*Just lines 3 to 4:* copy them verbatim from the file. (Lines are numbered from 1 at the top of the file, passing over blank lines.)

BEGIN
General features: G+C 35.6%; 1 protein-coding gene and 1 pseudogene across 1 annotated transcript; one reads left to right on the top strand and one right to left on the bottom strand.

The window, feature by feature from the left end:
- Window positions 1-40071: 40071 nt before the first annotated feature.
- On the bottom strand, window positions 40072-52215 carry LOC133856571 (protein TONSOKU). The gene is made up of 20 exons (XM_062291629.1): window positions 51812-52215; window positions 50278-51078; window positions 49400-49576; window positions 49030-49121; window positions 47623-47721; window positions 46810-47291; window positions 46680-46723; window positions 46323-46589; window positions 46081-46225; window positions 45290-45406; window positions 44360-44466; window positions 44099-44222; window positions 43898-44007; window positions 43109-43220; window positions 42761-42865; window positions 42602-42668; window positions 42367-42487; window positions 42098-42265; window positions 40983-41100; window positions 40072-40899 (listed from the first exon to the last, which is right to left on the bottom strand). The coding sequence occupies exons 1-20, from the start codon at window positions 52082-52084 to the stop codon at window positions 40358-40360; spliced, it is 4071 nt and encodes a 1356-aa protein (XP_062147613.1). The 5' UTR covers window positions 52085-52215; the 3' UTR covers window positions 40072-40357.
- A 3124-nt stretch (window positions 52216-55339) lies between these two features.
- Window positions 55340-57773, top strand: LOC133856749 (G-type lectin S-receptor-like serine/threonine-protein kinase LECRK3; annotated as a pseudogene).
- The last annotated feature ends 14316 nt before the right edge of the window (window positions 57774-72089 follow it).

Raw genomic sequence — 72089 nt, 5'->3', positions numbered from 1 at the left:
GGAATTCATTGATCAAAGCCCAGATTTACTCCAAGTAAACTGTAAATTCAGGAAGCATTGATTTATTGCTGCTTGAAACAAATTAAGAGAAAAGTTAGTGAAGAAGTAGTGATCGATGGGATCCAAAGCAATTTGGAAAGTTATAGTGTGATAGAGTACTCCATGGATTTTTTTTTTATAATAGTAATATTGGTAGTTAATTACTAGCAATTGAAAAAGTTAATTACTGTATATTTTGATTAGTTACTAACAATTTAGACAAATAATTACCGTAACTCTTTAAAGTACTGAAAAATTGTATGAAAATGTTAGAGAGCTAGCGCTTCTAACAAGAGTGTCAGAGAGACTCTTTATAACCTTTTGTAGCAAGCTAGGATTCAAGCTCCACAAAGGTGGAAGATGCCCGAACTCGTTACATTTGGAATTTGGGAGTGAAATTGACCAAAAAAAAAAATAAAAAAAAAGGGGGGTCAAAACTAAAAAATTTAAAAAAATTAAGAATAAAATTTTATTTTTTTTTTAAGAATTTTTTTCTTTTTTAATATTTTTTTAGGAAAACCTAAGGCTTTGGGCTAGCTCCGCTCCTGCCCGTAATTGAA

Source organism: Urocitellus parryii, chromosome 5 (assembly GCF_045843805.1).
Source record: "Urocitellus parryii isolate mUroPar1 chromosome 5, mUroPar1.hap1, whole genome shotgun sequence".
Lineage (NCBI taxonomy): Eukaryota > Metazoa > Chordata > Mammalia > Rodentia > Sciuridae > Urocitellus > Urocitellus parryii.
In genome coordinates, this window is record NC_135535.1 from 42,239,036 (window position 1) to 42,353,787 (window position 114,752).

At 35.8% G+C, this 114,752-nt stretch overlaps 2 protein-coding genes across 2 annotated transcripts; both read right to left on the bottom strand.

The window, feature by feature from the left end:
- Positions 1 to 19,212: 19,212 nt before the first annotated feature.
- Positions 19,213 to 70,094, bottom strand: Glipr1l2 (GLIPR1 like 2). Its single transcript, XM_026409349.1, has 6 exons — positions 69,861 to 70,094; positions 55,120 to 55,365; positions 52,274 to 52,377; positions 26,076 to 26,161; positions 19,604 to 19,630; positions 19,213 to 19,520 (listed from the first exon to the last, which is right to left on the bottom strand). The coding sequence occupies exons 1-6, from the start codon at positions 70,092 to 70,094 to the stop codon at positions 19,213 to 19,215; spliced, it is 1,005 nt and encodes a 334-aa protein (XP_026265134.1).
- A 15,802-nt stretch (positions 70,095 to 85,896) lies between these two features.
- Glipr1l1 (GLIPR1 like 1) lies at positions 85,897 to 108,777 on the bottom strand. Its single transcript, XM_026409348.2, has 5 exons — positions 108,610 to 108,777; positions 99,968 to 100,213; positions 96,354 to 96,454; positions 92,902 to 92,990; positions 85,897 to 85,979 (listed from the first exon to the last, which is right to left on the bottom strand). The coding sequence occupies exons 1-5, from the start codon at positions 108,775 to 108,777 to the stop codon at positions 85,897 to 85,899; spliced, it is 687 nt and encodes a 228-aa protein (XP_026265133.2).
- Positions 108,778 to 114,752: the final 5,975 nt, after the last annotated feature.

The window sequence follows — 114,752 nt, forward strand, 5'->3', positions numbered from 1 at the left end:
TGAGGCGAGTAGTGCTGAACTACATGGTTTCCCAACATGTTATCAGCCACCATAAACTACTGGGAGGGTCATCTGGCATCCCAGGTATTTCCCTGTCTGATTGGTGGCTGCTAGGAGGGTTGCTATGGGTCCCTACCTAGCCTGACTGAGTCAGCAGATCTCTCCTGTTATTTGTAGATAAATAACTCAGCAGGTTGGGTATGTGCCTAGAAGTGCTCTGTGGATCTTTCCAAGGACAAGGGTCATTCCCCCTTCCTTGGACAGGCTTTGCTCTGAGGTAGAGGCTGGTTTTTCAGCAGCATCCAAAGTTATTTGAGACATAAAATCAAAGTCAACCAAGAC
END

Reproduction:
- Window positions 1-40071: 40071 nt before the first annotated feature.
- On the bottom strand, window positions 40072-52215 carry LOC133856571 (protein TONSOKU). The gene is made up of 20 exons (XM_062291629.1): window positions 51812-52215; window positions 50278-51078; window positions 49400-49576; window positions 49030-49121; window positions 47623-47721; window positions 46810-47291; window positions 46680-46723; window positions 46323-46589; window positions 46081-46225; window positions 45290-45406; window positions 44360-44466; window positions 44099-44222; window positions 43898-44007; window positions 43109-43220; window positions 42761-42865; window positions 42602-42668; window positions 42367-42487; window positions 42098-42265; window positions 40983-41100; window positions 40072-40899 (listed from the first exon to the last, which is right to left on the bottom strand). The coding sequence occupies exons 1-20, from the start codon at window positions 52082-52084 to the stop codon at window positions 40358-40360; spliced, it is 4071 nt and encodes a 1356-aa protein (XP_062147613.1). The 5' UTR covers window positions 52085-52215; the 3' UTR covers window positions 40072-40357.